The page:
The Butlers of Post WWI England Are the Millennial Tech Company Underlings of Today

“In fact, a comparison of how I might interpret a ‘distinguished household’ with what the Hayes Society understood by that term illuminates sharply, I believe, the fundamental difference between the values of our generation of butlers and those of the previous generation.  When I say this, I am not merely drawing attention to the fact that our generation had a less snobbish attitude as regards which employers were landed gentry and which were ‘business.’  What I am trying to say –– and I do not think this an unfair comment –– is that we were a much more idealistic generation.  Where our elders might have been concerned with whether or not an employer was titled, or otherwise from one of the ‘old’ families, we tended to concern ourselves much more with the moral status of an employer.  I do not mean by this that we were preoccupied with our employers’ private behavior.  What I mean is that we were ambitious, in a way that would have been unusual a generation before, to serve gentlemen who were, so to speak, furthering the progress of humanity.  It would have been seen as a far worthier calling, for instance, to serve a gentleman such as Mr. George Ketteridge, who, however humble his beginnings, has made an undeniable contribution to the future well-being of the empire, than any gentleman, however aristocratic his origin, who idled away his time in clubs or on golf courses.”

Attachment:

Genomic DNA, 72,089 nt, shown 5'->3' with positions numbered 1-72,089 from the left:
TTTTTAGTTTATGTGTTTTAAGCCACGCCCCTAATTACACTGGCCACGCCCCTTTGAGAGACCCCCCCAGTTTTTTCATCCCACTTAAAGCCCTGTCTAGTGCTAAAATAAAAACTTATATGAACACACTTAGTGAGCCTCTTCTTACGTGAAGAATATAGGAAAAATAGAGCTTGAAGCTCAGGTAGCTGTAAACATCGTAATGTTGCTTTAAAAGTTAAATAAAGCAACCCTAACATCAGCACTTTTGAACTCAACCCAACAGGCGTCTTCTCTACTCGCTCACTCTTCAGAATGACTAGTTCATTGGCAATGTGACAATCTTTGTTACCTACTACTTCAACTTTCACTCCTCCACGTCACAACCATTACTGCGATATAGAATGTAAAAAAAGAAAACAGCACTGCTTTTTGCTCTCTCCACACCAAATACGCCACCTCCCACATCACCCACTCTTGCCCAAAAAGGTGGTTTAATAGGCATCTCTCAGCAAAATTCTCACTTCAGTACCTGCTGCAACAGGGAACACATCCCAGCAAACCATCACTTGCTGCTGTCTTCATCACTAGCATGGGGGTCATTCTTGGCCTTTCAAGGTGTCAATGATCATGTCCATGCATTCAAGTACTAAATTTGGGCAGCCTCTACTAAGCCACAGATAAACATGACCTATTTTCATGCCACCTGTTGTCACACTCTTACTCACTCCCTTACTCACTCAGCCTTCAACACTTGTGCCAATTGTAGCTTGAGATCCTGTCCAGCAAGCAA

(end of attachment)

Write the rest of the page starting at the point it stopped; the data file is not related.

Kazuo Ishiguro, The Remains of the Day

 

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